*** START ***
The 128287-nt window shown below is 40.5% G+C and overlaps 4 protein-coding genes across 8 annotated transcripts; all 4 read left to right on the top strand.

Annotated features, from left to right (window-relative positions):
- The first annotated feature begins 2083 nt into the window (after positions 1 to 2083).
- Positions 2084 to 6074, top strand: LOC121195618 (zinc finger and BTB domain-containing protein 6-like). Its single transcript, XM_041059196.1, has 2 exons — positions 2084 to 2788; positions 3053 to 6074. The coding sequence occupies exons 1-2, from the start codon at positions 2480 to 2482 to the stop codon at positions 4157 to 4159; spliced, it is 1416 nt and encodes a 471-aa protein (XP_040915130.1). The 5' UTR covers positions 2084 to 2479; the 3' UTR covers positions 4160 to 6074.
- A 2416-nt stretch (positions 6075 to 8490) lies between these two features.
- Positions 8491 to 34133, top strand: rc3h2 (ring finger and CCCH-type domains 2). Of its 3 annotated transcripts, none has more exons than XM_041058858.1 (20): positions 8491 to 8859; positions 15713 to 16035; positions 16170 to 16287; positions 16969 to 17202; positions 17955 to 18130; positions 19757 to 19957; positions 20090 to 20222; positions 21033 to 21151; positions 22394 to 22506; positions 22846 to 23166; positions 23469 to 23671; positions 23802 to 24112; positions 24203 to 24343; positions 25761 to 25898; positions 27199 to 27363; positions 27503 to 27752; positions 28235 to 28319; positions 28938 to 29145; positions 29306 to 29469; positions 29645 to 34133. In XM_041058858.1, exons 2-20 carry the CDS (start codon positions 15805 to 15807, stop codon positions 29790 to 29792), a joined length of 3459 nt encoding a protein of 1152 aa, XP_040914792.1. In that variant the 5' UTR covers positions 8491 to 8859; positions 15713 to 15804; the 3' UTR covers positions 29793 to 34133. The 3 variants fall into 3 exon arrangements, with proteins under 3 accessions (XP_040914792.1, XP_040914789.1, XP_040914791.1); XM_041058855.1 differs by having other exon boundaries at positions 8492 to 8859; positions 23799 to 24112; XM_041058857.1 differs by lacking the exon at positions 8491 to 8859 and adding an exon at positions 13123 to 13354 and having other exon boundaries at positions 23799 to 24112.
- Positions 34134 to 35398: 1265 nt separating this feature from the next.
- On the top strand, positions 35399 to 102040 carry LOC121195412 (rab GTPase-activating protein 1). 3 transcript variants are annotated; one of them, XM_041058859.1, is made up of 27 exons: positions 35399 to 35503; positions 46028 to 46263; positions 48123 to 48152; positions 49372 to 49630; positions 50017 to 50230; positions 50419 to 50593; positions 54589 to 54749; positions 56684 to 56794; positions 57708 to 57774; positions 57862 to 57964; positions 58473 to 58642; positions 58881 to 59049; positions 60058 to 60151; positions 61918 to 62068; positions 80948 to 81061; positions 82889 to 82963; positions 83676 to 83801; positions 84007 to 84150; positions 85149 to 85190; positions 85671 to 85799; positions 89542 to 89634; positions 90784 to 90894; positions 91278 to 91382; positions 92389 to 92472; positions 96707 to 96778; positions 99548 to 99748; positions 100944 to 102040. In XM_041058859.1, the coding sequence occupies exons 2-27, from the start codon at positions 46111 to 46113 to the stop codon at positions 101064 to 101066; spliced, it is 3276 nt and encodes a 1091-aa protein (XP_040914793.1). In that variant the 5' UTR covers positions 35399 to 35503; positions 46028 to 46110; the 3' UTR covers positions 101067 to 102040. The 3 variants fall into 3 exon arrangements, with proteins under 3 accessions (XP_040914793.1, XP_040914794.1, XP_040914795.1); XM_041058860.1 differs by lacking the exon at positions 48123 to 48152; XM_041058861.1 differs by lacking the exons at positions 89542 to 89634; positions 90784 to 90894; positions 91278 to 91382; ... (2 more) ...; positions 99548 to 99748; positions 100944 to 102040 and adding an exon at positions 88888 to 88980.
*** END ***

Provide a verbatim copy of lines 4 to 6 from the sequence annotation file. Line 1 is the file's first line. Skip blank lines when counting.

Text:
- Positions 2084 to 6074, top strand: LOC121195618 (zinc finger and BTB domain-containing protein 6-like). Its single transcript, XM_041059196.1, has 2 exons — positions 2084 to 2788; positions 3053 to 6074. The coding sequence occupies exons 1-2, from the start codon at positions 2480 to 2482 to the stop codon at positions 4157 to 4159; spliced, it is 1416 nt and encodes a 471-aa protein (XP_040915130.1). The 5' UTR covers positions 2084 to 2479; the 3' UTR covers positions 4160 to 6074.
- A 2416-nt stretch (positions 6075 to 8490) lies between these two features.
- Positions 8491 to 34133, top strand: rc3h2 (ring finger and CCCH-type domains 2). Of its 3 annotated transcripts, none has more exons than XM_041058858.1 (20): positions 8491 to 8859; positions 15713 to 16035; positions 16170 to 16287; positions 16969 to 17202; positions 17955 to 18130; positions 19757 to 19957; positions 20090 to 20222; positions 21033 to 21151; positions 22394 to 22506; positions 22846 to 23166; positions 23469 to 23671; positions 23802 to 24112; positions 24203 to 24343; positions 25761 to 25898; positions 27199 to 27363; positions 27503 to 27752; positions 28235 to 28319; positions 28938 to 29145; positions 29306 to 29469; positions 29645 to 34133. In XM_041058858.1, exons 2-20 carry the CDS (start codon positions 15805 to 15807, stop codon positions 29790 to 29792), a joined length of 3459 nt encoding a protein of 1152 aa, XP_040914792.1. In that variant the 5' UTR covers positions 8491 to 8859; positions 15713 to 15804; the 3' UTR covers positions 29793 to 34133. The 3 variants fall into 3 exon arrangements, with proteins under 3 accessions (XP_040914792.1, XP_040914789.1, XP_040914791.1); XM_041058855.1 differs by having other exon boundaries at positions 8492 to 8859; positions 23799 to 24112; XM_041058857.1 differs by lacking the exon at positions 8491 to 8859 and adding an exon at positions 13123 to 13354 and having other exon boundaries at positions 23799 to 24112.